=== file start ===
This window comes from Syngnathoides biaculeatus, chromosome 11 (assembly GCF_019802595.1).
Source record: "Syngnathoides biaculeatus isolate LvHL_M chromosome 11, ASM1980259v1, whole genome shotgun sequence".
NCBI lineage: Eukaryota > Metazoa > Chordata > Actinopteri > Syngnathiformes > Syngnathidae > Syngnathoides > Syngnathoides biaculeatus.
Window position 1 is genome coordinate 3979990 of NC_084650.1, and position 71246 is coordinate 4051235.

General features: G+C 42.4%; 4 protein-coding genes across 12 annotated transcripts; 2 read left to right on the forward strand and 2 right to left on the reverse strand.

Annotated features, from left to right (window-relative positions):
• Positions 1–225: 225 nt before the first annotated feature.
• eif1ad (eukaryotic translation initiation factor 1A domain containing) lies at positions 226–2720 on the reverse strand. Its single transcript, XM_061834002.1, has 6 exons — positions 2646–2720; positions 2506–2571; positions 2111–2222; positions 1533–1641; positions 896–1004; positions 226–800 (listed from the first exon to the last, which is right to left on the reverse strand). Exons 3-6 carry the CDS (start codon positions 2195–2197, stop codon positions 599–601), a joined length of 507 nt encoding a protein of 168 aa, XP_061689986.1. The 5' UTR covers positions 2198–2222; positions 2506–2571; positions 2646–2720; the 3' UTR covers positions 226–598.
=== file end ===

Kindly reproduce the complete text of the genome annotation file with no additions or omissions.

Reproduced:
This window comes from Syngnathoides biaculeatus, chromosome 11 (assembly GCF_019802595.1).
Source record: "Syngnathoides biaculeatus isolate LvHL_M chromosome 11, ASM1980259v1, whole genome shotgun sequence".
NCBI lineage: Eukaryota > Metazoa > Chordata > Actinopteri > Syngnathiformes > Syngnathidae > Syngnathoides > Syngnathoides biaculeatus.
Window position 1 is genome coordinate 3979990 of NC_084650.1, and position 71246 is coordinate 4051235.

General features: G+C 42.4%; 4 protein-coding genes across 12 annotated transcripts; 2 read left to right on the forward strand and 2 right to left on the reverse strand.

Annotated features, from left to right (window-relative positions):
• Positions 1–225: 225 nt before the first annotated feature.
• eif1ad (eukaryotic translation initiation factor 1A domain containing) lies at positions 226–2720 on the reverse strand. Its single transcript, XM_061834002.1, has 6 exons — positions 2646–2720; positions 2506–2571; positions 2111–2222; positions 1533–1641; positions 896–1004; positions 226–800 (listed from the first exon to the last, which is right to left on the reverse strand). Exons 3-6 carry the CDS (start codon positions 2195–2197, stop codon positions 599–601), a joined length of 507 nt encoding a protein of 168 aa, XP_061689986.1. The 5' UTR covers positions 2198–2222; positions 2506–2571; positions 2646–2720; the 3' UTR covers positions 226–598.